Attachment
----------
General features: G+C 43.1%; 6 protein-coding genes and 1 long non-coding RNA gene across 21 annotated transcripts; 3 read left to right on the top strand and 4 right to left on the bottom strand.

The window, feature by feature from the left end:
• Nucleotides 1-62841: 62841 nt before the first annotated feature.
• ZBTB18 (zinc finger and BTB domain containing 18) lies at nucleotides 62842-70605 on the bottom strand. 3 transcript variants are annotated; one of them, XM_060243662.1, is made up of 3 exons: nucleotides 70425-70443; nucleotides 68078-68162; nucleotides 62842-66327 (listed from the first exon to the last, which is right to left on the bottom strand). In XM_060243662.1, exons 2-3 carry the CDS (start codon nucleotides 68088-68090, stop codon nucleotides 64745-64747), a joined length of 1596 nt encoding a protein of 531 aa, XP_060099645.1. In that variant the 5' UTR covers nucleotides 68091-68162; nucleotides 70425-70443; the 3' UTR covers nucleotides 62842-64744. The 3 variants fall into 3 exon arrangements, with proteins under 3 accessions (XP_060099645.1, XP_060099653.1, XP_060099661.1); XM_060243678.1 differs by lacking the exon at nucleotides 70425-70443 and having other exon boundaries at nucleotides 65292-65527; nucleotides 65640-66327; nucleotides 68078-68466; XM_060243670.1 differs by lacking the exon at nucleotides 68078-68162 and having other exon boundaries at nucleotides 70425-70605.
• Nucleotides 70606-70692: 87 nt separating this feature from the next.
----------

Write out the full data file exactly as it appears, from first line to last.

General features: G+C 43.1%; 6 protein-coding genes and 1 long non-coding RNA gene across 21 annotated transcripts; 3 read left to right on the top strand and 4 right to left on the bottom strand.

The window, feature by feature from the left end:
• Nucleotides 1-62841: 62841 nt before the first annotated feature.
• ZBTB18 (zinc finger and BTB domain containing 18) lies at nucleotides 62842-70605 on the bottom strand. 3 transcript variants are annotated; one of them, XM_060243662.1, is made up of 3 exons: nucleotides 70425-70443; nucleotides 68078-68162; nucleotides 62842-66327 (listed from the first exon to the last, which is right to left on the bottom strand). In XM_060243662.1, exons 2-3 carry the CDS (start codon nucleotides 68088-68090, stop codon nucleotides 64745-64747), a joined length of 1596 nt encoding a protein of 531 aa, XP_060099645.1. In that variant the 5' UTR covers nucleotides 68091-68162; nucleotides 70425-70443; the 3' UTR covers nucleotides 62842-64744. The 3 variants fall into 3 exon arrangements, with proteins under 3 accessions (XP_060099645.1, XP_060099653.1, XP_060099661.1); XM_060243678.1 differs by lacking the exon at nucleotides 70425-70443 and having other exon boundaries at nucleotides 65292-65527; nucleotides 65640-66327; nucleotides 68078-68466; XM_060243670.1 differs by lacking the exon at nucleotides 68078-68162 and having other exon boundaries at nucleotides 70425-70605.
• Nucleotides 70606-70692: 87 nt separating this feature from the next.